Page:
As hostilities started to draw to a close, Bell Laboratories realised that there were major possibilities for semiconductor technology. In the spring of 1945 a major meeting was called to discuss the future research into them - this was a pivotal point in the transistor history. Later that year authorization was granted for research to proceed to seek "new knowledge that could be used in the development of completely new and improved components".

As a result a solid state physics group was set up under William Shockley and Stanley Morgan. Shockley also headed up the semiconductor sub-group which was to include Brattain and Bardeen to make up the trio who invented the transistor.

Transistor trio

The three main characters involved in the transistor history were:

  • William Shockley:   He was born in London in 1910 of American parents. He only remained in England for three years after which his parents returned with him to the U.S.A., settling near San Francisco. Here he gained his first degree from the California Institute of Technology after which he moved to the Massachussetts Institute of Technology to gain his Ph.D. in 1936.

    After leaving University Shockley joined Bell Laboratories, initially working on electron diffraction. In 1955 he moved on from Bell Labs to set up his own company called Shockley Semiconductors in his home town of Palo Alto. This company attracted many other semiconductor experts. With the influx of expertise several other companies started up in the area. One backed by the Fairchild Camera and Instrument Company was started in 1957 by a number of Shockley's old employees. This all had a snowball effect and before long this small area had the highest concentration of semiconductor experts in the U.S.A.. Silicon Valley was born.
  • Walter Brattain:   He spent his first few years in China, moving to Washington State when his parents returned home. He took his first degree at Whitman College in Washington State, moving to the University of Minnesota to gain his Ph.D..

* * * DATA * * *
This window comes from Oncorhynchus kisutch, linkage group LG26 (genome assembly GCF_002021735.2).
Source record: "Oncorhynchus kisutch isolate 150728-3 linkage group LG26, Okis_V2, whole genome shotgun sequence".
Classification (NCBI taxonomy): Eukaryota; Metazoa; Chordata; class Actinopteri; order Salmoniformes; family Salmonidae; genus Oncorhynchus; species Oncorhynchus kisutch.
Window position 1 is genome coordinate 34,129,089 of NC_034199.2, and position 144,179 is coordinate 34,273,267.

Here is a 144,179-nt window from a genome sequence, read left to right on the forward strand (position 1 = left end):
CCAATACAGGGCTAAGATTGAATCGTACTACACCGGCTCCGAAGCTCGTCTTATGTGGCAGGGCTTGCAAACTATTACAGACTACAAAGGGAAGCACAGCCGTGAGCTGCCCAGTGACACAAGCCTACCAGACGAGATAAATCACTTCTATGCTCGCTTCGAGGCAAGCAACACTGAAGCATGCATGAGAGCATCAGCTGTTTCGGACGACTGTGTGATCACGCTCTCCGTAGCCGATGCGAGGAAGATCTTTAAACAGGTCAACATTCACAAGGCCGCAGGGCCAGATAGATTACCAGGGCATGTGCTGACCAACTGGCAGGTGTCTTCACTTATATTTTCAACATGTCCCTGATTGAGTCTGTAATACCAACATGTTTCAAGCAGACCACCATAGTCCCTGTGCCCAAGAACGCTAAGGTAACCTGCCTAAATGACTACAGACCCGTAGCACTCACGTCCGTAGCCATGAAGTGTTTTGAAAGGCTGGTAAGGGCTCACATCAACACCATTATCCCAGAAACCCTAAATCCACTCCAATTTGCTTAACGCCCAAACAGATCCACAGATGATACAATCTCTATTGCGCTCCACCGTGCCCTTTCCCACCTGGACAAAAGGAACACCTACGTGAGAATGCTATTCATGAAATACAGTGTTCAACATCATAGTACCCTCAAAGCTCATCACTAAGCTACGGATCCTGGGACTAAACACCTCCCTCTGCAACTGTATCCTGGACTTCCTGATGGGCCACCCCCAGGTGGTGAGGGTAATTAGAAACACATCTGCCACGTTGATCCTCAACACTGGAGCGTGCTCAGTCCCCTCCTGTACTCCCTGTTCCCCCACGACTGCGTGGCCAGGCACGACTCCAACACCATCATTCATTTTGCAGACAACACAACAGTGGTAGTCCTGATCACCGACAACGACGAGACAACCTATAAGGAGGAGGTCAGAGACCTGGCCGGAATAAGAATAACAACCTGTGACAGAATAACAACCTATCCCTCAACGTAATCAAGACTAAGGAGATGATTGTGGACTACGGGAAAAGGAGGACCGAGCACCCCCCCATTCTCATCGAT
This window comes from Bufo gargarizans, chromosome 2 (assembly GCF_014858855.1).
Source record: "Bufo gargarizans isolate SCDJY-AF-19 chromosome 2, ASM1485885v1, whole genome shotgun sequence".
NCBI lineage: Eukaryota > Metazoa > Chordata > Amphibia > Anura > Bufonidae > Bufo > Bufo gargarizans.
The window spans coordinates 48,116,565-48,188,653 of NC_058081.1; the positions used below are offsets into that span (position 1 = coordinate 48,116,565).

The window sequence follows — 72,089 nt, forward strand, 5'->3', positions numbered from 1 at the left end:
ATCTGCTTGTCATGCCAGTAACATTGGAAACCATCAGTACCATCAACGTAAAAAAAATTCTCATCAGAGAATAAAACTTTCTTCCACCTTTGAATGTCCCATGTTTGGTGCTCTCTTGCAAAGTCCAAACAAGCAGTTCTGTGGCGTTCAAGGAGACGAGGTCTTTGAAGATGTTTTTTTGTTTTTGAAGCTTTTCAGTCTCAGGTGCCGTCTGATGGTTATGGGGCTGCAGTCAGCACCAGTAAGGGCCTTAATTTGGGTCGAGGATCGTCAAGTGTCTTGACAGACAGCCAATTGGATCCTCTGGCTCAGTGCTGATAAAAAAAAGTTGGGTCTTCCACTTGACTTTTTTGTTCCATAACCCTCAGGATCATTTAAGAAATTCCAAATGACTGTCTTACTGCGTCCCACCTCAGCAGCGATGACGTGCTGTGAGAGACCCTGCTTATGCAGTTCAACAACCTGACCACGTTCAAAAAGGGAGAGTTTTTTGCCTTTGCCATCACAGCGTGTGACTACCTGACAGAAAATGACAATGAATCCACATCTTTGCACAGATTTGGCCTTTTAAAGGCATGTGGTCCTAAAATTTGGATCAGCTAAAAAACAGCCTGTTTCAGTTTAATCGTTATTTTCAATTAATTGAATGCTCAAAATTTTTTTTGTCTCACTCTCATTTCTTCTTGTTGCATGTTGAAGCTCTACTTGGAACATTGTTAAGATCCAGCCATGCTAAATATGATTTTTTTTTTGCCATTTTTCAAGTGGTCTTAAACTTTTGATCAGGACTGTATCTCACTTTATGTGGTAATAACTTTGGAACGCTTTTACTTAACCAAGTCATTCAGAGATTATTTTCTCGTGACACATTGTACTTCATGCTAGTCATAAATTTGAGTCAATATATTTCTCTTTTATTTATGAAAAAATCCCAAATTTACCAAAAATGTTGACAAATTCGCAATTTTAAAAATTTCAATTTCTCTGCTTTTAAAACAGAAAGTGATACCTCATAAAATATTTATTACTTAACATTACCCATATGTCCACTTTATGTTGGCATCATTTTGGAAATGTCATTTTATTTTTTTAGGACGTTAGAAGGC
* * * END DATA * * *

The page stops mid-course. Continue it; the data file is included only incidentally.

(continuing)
After leaving university Brattain applied to Bell Laboratories but they turned his application down. Instead he went to work for the National Bureau of Standards. Brattain soon applied again to Bell, and at the second attempt he was successful. After joining Bell he initially worked on copper oxide and semiconductor rectifiers, giving him a good grounding in semiconductor technology. Brattain remained at Bell until his retirement in 1967. During his retirement he held the post of Visiting Professor at Whitman College until his death in 1987.
  • John Bardeen:   He was the only one of the trio to be born in the U.S.A.. He was born in Wisconsin in May 1908. Taking his first degree at the University of Wisconsin, he moved on to Princeton for his Ph.D.. After taking up a fellowship at Harvard and a teaching post at Minnesota University he joined the solid state physics group at Bell Laboratories in the Autumn of 1945.

    In 1956 he received a Nobel Prize along with Shockley and Brattain for his work on the transistor, but by this time he was involved in research into superconductors. It was in this area that he felt he made his greatest achievements, and in 1972 he was awarded a second Nobel prize for this work.

    In addition to his Nobel Prizes he received a number of other awards, including a gold medal from the Soviet Academy for Science. Bardeen died at the age of 82 at the beginning of February 1991.

With the preparatory work done, and the team assembled, the transistor history moves onto the actual invention of the transistor.